The film begins with an elite group of terrorists disguised as a S.W.A.T. team (led by Udo sure-I’ll-do-your-movie Kier), who infiltrate the headquarters of Cyberdine Systems (yes, the very name used in Terminator, eliminating the expense of a new sign). Their objective is to nab radioactive materials in order to construct a bomb, but a security guard manages to trigger an alarm. Soon the building is surrounded by police. It's at this point that the film lifts all of the action footage from the attack-on-Cyberdine sequence in Terminator 2, right up through the S.W.A.T. van escape and helicopter chase. Someone who'd never actually seen T2 may be initially impressed, unless they notice the massive devastation Kier manages to inflict on all the surrounding police vehicles with a relatively small machine gun (unlike the billion-round-per-minute cannon Arnold toted around for the same purpose).
Arnold...as NOT seen in Critical Mass.
After their escape, the terrorists seize a nuclear power plant – which looks like a plain-old warehouse - to detonate the bomb they've constructed. But they didn't count on one man: a security guard played by Treat Williams (who apparently no longer has any shame whatsoever), a senator (Andrew Prine) and his press secretary (Lori "Full House" Loughlin). Williams assumes the Bruce Willis role of single-handedly dispatching the terrorists to prevent disaster, which shouldn't be too tough, since these "elite" terrorists look more like they’re ready for 18 holes of golf than triggering a nuclear catastrophe. 
The low-budget, low-wattage action sharply contrasts the "borrowed" footage and any lame plot twists that ensue will be accurately predicted by the average viewer at least ten minutes before they occur. As in the beginning, the climax consists entirely of scenes from another Carolco film, this time the armored truck chase from Universal Soldier
Critical Mass is directed by Fred Olen Ray, who helmed such favorites as Thirteen Erotic Ghosts, Bikini Airways and that Oscar-baiting classic, The Brain Leeches. For decades, he’s managed to crank-out an average of six films a year, most with equally lurid titles (though he’s recently been keeping the lights on by directing made-for-TV Christmas movies). So yeah, he’s a hack, but that’s not why Critical Mass is such a crapfest. The movie’s utter cynicism is what ultimately kills it. Swiping all of your biggest scenes from two of the ‘90’s most iconic action films displays an unparalleled level of contempt for the intelligence of its audience. What self-respecting action movie fan isn’t gonna call immediate bullshit on that?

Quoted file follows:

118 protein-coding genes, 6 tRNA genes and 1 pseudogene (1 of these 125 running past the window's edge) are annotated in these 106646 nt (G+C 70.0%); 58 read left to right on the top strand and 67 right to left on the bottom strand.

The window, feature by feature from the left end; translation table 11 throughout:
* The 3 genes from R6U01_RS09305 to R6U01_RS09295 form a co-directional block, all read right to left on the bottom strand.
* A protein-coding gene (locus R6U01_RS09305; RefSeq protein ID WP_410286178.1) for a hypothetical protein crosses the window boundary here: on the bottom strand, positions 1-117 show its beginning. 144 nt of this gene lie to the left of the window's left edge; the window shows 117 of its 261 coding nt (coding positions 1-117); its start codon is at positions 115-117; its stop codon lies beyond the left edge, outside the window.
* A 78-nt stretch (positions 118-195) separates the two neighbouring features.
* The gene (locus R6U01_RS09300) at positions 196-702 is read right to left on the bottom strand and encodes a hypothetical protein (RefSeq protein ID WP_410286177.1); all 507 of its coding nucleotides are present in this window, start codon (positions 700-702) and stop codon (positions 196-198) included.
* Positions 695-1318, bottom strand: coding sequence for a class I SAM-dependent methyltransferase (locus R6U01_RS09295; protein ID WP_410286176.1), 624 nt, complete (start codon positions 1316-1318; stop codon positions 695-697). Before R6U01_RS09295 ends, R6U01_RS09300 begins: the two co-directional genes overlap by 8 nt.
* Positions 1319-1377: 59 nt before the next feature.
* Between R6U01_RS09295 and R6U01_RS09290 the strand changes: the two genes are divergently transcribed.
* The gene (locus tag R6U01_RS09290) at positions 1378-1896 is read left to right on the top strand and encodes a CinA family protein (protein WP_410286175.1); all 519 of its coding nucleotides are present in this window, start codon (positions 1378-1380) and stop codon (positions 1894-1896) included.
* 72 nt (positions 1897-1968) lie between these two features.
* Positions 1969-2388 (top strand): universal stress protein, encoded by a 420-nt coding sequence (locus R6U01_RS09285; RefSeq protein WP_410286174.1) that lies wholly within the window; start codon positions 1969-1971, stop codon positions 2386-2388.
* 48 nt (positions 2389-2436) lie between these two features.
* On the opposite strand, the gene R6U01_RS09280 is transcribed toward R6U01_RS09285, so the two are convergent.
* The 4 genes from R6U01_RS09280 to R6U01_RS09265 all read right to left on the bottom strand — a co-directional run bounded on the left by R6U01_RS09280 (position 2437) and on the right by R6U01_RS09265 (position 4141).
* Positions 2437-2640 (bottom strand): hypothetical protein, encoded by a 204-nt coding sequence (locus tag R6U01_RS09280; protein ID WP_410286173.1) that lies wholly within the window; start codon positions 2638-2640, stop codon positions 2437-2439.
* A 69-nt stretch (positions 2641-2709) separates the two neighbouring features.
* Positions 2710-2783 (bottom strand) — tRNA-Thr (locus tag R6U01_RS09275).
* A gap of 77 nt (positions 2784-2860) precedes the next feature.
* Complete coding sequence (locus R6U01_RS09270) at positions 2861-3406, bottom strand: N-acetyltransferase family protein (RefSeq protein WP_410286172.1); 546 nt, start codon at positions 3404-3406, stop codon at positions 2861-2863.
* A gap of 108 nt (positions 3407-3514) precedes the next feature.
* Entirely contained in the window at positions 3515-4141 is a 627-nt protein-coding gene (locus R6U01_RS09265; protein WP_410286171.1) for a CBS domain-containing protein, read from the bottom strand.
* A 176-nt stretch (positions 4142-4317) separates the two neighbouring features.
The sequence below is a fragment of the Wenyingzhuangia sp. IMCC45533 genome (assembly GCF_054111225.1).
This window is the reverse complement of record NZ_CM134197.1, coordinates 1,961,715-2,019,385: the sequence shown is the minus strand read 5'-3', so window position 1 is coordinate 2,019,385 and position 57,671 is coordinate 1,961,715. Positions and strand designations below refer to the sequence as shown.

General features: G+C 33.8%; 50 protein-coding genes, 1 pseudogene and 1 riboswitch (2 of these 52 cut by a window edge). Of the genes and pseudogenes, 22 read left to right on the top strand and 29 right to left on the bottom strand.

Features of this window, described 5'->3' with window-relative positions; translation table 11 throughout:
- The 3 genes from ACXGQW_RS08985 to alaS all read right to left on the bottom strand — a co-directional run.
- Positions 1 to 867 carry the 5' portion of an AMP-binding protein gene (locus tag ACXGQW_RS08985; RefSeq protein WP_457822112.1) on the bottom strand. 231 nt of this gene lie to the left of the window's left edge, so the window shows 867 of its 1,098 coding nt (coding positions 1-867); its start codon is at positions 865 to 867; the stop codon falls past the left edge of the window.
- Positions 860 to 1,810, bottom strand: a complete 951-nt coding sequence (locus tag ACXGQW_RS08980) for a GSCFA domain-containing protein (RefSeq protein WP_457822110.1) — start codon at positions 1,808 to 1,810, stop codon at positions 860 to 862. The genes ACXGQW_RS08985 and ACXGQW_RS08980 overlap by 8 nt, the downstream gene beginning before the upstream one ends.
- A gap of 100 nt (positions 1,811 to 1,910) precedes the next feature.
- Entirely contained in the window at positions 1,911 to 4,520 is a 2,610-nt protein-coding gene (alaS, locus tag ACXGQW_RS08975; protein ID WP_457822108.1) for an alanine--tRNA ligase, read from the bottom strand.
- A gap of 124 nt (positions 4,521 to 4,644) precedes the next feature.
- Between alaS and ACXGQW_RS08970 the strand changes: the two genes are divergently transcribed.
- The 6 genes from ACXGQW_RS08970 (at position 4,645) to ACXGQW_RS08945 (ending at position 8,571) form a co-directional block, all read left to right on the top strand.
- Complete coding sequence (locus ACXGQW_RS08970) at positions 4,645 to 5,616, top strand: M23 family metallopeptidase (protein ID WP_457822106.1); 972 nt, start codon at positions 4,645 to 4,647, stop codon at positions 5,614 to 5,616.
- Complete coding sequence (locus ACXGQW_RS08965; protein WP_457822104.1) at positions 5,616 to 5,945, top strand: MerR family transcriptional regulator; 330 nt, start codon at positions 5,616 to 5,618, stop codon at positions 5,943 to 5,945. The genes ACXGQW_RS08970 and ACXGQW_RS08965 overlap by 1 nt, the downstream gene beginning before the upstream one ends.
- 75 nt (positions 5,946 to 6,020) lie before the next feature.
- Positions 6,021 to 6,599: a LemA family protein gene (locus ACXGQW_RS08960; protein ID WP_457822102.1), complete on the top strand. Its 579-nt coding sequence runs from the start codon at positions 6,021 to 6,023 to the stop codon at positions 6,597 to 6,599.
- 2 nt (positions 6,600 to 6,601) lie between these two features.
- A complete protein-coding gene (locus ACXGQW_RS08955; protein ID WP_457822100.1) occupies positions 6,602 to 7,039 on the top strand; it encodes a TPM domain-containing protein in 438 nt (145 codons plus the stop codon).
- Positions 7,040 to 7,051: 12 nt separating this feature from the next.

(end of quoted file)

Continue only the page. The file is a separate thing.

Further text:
Still not Bruce Willis.
It's also pretty sad to see Treat Williams slumming like this, looking painfully-aware of his career’s downward trajectory. If Dancing with the Stars was around in those days, busting-a-move on that show would have been a step up (even if he was eliminated in the first round). As for co-star Lori Loughlin...because of her involvement in the recent college cheating scandal, she should've been sentenced to watch this film every day for five years. Trust me, she’d be begging the judge for a lethal injection instead.

It just occurred to me that this essay might be the most anyone has ever written about Critical Mass. I might even be one of the only guys who’s ever bothered to intentionally watch it twice. But I did it all because I’m really fucking bored to finally establish, once and for all, the single worst movie I’ve ever seen, one that isn’t even entertaining in a so-bad-it’s-good way. It makes Die Hard clone Sudden Death look like Citizen-fucking-Kane, cynically slapped together by arrogant profiteers who assume the audience is too stupid to know the difference.

But my masochistic efforts are not in vain. Like my continuing love for Jaws, it's an assessment I think will stand the test of time. From now on, whenever reviewing a film of questionable quality, I have a concrete standard for comparison: Sure, it’s bad, but is it Critical Mass bad?

1 comment:

bearass said...

I will add my choice for worst film ever made as the Manitou starring Tony Curtis a 70's drive in loser.!